The Federal Reserve may be a central bank with special rights and obligations, but in the end it, too, is a bank and has to be very careful who it lends to and what kind of collateral it accepts in exchange.
From a bank analyst perspective, during the last few months the Fed has become increasingly more lax in its lending practices. It is financing highly leveraged investment banks and brokers and accepting a wide range of illiquid securities as collateral, particularly MBSs.
Let's look at the Fed's consolidated balance sheet (click to enlarge):
As of March 12, 2008 the Fed had almost $900 billion in assets, of which $700 billion were in Treasury bills and notes and the rest in an assortment of repos, the TAF facility, etc. The most recently announced programs like the TSLF ($200 billion), the open-ended discount window facility for investment banks/brokers and the $30 billion loan to Morgan (i.e. Bear's toxic assets) are not shown yet.
When those hit the books in the next few weeks, the asset mix will change drastically. The Treasury holdings will go down and be replaced by an assortment of GSE and private label securities. The Fed's risk exposure will jump higher, and significantly so.
Like any other bank, the Fed does not have an unlimited amount of money to lend - all it has is about $700 billion in Treasurys that it can exchange for other, less marketable securities (and it has already announced programs for a big part of that). In contrast, US home mortgages alone amount to $10.5 trillion; if things keep unraveling, the Fed's balance sheet will prove very small for the role it has now chosen for itself.
As for the liability side, the Fed has issued about $800 billion of its own Federal Reserve Notes, i.e. dollars. Our currency is thus increasingly going to be backed by lower quality, riskier assets that no one else wishes to buy or lend against, instead of Treasurys. In effect, Mr. Bernanke is betting the farm on a quick real estate/mortgage turnaround and a very shallow recession. Worse still, instead of charging a higher interest rate for the loans made against the riskier collateral, the Fed keeps cutting rates.
And just how sound is Mr. Bernanke's "bet the farm" wager on a quick turnaround of the US real estate market? Judging from the following chart, not very sound at all. Unlike previous real estate boom cycles that lasted 2 to 4 years and peaked at 700-800.000 new homes sold per year, the one now busting lasted 13 years and peaked in 2005 at 1.300.000 units. There has been a lot of housing demand satisfied for many years to come and the downturn will not likely end soon.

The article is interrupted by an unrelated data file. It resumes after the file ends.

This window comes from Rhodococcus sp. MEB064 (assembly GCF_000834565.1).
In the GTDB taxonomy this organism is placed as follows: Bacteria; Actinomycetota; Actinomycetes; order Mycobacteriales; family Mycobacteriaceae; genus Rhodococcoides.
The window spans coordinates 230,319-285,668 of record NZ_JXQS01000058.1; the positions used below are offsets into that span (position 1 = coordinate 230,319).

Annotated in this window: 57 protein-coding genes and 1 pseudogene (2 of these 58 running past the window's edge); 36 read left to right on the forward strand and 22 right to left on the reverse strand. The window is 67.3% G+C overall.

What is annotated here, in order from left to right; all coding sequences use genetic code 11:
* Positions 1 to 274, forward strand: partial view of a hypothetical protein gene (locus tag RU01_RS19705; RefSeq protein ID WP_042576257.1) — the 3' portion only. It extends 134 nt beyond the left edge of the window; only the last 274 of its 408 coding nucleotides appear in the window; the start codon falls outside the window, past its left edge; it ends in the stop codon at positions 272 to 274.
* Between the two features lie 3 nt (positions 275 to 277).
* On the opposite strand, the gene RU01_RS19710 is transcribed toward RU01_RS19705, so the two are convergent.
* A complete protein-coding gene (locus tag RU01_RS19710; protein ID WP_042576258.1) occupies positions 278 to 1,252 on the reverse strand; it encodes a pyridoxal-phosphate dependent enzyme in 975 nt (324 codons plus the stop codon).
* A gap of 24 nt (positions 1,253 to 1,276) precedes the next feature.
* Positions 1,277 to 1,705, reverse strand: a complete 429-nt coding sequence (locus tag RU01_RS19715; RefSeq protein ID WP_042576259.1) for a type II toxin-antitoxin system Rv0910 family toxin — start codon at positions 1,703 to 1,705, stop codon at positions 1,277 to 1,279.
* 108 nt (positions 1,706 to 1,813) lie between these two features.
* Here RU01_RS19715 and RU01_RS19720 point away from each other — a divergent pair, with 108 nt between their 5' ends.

Without Greenspan's negative real interest rates after 2000, the cycle would have probably turned down (red line), avoiding the bubble of 2002-06. Based on this hypothesis, there have been almost 3 million "extra" homes sold (black line minus red line), creating a fundamental housing demand deficit that won't go away even if credit becomes cheap again.
Let's summarize: riskier borrowers, low quality collateral concentrated on real estate, questionable appraisals for market prices and "low, low rates". Is the Fed turning itself into a sub-prime lender? If I were a bank examiner, I would want to have a quiet word with Mr. Chairman about his lending practices.
And if I were a shareholder or creditor of the Federal Reserve Bank (remember what its liabilities are), I would be worried. As, indeed, so many already are - they are those who are exchanging their dollars for other currencies and commodities.
Sir Arthur C. Clarke passed away today. He was 90 years old and his writings inspired millions, including this blogger.